One of just six operational Apple 1s - the first computers ever produced by the company - has sold for a world record €400,000 ($518,529) - €492,000 ($640,000) including buyer's premium - at auction in Germany, doubling its €200,000 estimate.
The machine, which was released solely as a motherboard, auctioned on November 24 alongside contemporaneous additional equipment, including a keyboard, monitor and power pack.
Of the 200 produced in 1976, less than 50 are believed to still be in existence, and just six are thought to be operational.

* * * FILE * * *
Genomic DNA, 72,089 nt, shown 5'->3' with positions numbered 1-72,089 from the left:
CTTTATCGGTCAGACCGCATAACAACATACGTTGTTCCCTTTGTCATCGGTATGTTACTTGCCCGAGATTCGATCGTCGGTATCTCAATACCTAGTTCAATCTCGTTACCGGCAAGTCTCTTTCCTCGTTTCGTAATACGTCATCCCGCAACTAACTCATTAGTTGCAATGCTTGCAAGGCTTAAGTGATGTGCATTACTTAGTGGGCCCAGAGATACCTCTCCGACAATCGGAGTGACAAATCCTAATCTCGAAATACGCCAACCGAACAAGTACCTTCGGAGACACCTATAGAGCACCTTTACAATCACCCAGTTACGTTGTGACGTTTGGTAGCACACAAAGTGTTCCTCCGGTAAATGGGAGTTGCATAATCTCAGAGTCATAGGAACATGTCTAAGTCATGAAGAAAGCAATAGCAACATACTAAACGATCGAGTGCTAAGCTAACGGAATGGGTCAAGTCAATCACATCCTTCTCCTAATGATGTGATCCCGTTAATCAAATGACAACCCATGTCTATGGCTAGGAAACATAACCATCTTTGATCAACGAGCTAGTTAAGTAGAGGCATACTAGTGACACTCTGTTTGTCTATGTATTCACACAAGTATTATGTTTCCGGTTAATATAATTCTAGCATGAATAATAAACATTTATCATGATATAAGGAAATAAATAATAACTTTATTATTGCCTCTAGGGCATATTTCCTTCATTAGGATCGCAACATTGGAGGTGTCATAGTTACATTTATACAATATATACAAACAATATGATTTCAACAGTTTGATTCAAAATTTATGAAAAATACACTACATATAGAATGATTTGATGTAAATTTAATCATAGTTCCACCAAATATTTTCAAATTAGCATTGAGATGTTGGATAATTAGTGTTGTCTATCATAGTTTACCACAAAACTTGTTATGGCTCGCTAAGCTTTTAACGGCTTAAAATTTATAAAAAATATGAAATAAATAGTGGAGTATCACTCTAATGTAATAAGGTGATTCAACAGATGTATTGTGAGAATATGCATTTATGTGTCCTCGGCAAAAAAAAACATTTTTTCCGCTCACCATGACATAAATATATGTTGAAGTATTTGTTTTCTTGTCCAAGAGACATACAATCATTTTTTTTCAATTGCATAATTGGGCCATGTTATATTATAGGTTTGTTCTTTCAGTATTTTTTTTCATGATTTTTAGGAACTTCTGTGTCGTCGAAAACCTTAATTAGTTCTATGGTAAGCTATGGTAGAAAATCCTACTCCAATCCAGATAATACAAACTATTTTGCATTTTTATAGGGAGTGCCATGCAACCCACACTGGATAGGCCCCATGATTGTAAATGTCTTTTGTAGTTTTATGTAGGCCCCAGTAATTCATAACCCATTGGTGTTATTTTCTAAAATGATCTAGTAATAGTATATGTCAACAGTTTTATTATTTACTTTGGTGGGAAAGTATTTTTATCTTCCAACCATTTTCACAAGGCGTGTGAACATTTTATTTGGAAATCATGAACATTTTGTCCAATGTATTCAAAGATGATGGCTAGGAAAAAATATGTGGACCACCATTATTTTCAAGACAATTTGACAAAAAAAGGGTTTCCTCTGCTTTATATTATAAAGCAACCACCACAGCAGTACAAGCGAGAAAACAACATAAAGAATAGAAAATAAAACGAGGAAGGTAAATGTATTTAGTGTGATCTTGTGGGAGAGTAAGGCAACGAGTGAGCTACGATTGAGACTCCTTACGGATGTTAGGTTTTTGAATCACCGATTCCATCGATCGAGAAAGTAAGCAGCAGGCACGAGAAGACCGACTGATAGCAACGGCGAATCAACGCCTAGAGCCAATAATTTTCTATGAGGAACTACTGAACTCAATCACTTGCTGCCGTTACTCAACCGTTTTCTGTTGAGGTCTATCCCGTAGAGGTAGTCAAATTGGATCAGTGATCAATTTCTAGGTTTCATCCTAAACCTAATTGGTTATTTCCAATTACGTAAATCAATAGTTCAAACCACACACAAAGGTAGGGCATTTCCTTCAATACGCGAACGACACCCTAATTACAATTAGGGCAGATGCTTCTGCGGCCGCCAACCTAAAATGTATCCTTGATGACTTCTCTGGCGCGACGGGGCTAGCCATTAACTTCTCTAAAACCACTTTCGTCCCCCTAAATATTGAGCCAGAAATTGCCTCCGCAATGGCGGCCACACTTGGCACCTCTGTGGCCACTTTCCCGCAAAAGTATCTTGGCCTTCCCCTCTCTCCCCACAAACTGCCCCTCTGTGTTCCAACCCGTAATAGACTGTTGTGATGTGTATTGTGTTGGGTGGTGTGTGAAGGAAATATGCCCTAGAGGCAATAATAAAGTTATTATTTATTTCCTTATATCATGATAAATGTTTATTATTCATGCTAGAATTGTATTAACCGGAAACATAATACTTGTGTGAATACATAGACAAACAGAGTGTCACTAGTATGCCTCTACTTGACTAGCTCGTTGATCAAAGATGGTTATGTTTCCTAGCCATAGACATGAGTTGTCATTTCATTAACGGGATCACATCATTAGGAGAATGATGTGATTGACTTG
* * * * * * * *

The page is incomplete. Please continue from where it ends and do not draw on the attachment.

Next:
Another of the six sold for $374,500 at a Sotheby's auction in New York in June, beating the previous world record of $213,000, set in 2010, by 75.8%.
The new record represents a 38.4% increase on June's figure and a 34.5% pa increase for the world record since 2010.
The auction is confirmation of the enduring love of the Apple brand, and the collectibility of items from its early years. We believe Steve Jobs' death last year, at the age of just 56, has also brought a number of nostalgic buyers into the market.
The provenance of the item also enhanced its appeal, with its ownership known from 1993 onwards.
Steve Wozniak and Steve Jobs revealed the Apple 1 at the Homebrew Computer Club in early 1976, yet reaction was lukewarm, and their only initial order came from electronics chain store Byte Shop, which purchased 50.
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